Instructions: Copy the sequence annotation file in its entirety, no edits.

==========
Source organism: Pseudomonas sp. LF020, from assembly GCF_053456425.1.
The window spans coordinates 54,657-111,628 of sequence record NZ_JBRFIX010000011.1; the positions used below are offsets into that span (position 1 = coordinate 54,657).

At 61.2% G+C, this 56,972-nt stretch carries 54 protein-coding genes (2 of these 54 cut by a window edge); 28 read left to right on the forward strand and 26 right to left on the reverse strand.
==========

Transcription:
Source organism: Pseudomonas sp. LF020, from assembly GCF_053456425.1.
The window spans coordinates 54,657-111,628 of sequence record NZ_JBRFIX010000011.1; the positions used below are offsets into that span (position 1 = coordinate 54,657).

At 61.2% G+C, this 56,972-nt stretch carries 54 protein-coding genes (2 of these 54 cut by a window edge); 28 read left to right on the forward strand and 26 right to left on the reverse strand.